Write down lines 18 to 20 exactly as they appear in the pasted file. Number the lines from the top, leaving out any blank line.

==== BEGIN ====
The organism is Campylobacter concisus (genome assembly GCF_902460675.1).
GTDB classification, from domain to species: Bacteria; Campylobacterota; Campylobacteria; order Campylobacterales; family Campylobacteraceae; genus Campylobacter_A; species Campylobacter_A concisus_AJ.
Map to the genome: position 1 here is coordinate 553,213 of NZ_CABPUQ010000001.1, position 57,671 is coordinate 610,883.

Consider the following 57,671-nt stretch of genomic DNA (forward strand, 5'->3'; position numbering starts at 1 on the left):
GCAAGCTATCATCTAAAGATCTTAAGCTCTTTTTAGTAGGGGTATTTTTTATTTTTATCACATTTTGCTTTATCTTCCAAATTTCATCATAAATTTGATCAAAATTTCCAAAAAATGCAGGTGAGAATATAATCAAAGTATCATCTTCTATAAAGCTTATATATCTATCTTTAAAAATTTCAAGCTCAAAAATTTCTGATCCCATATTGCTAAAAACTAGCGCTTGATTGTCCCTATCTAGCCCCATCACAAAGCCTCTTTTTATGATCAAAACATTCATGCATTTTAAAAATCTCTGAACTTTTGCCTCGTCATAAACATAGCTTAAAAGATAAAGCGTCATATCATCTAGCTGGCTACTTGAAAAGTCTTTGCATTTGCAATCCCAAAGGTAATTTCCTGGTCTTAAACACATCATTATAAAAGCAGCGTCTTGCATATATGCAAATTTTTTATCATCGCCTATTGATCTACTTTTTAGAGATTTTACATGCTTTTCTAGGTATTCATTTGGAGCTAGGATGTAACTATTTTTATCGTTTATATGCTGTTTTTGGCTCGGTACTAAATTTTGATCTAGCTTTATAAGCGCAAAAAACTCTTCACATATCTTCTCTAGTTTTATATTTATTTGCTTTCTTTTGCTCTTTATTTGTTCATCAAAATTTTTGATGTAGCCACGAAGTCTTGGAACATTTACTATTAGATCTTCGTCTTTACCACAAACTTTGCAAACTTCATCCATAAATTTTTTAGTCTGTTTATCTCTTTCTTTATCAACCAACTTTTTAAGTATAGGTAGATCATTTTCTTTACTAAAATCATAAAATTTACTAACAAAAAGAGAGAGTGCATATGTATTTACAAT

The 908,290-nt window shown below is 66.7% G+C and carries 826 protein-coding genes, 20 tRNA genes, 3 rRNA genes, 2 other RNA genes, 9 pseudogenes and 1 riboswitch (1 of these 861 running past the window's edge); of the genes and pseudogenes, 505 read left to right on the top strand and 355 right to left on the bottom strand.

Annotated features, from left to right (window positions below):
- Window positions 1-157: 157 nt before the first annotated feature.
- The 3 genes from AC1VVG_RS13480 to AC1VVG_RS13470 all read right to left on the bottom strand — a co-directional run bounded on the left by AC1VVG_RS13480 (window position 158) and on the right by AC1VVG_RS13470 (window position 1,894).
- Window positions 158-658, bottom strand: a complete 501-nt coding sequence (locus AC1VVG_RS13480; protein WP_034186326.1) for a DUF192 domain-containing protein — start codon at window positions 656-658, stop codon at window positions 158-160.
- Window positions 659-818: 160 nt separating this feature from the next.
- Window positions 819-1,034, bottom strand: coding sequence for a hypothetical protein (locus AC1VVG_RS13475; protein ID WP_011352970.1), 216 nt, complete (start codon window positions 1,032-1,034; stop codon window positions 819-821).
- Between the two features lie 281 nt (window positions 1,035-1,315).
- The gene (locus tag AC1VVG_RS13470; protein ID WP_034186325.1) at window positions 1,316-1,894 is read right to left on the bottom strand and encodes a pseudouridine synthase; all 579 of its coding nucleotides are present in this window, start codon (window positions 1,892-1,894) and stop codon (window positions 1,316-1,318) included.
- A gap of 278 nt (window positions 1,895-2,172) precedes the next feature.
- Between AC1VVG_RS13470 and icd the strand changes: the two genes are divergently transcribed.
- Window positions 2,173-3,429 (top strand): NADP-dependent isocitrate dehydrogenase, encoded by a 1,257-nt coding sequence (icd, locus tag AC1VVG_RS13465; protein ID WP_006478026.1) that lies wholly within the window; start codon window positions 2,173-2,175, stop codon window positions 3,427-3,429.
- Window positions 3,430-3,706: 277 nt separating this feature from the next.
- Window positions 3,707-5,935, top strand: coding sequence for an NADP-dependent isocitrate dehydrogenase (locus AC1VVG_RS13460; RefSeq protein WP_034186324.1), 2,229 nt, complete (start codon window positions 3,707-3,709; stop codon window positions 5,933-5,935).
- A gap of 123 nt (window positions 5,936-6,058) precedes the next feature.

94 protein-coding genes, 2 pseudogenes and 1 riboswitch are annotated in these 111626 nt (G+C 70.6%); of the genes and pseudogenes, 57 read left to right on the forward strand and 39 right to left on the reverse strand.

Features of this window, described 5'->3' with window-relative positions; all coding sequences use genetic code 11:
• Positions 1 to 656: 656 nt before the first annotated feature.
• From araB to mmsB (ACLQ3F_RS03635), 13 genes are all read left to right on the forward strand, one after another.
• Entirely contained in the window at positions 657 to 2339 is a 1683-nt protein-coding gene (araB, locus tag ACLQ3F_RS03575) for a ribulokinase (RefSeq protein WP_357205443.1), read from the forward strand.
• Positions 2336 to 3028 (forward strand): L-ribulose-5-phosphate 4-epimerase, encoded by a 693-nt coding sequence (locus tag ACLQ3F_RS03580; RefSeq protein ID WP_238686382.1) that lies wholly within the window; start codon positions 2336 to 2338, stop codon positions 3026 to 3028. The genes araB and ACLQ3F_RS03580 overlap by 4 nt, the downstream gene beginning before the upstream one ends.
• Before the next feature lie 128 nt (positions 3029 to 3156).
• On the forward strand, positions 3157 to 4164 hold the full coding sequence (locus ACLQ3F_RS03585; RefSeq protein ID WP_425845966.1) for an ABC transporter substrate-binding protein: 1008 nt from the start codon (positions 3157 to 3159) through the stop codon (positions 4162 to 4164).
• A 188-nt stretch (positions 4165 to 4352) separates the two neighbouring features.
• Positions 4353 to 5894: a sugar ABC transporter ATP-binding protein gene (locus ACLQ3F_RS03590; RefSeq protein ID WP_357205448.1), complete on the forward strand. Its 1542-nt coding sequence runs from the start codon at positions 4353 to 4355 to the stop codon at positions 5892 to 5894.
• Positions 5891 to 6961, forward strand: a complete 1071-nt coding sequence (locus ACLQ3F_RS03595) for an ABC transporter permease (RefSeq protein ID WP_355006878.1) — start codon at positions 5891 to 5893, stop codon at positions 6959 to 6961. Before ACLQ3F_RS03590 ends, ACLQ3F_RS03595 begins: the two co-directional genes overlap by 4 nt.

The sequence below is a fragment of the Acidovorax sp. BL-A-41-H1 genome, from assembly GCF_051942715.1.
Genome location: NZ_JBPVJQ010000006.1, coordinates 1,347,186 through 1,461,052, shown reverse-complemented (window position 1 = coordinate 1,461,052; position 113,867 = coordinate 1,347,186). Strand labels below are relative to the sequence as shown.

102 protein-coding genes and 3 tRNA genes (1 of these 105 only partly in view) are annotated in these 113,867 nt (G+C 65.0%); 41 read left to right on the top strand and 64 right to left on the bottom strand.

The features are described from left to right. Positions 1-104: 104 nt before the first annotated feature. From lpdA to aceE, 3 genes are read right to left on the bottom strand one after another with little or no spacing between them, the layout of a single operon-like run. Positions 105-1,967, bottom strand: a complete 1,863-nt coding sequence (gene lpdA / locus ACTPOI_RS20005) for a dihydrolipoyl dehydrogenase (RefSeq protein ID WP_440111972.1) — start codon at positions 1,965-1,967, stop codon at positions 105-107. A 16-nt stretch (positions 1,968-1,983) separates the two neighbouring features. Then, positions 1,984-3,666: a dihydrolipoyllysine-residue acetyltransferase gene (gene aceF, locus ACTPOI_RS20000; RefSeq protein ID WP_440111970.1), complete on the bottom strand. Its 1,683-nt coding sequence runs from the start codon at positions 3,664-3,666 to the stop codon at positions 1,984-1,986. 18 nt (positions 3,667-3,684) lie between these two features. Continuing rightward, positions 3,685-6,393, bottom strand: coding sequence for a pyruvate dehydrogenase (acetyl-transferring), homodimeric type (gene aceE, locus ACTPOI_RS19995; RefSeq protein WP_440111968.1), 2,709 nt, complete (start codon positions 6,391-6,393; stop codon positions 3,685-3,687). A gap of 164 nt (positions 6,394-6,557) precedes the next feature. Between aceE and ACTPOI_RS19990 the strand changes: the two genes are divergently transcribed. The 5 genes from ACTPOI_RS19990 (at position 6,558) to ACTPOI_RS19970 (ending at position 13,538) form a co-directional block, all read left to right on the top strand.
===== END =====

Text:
- Window positions 3,430-3,706: 277 nt separating this feature from the next.
- Window positions 3,707-5,935, top strand: coding sequence for an NADP-dependent isocitrate dehydrogenase (locus AC1VVG_RS13460; RefSeq protein WP_034186324.1), 2,229 nt, complete (start codon window positions 3,707-3,709; stop codon window positions 5,933-5,935).
- A gap of 123 nt (window positions 5,936-6,058) precedes the next feature.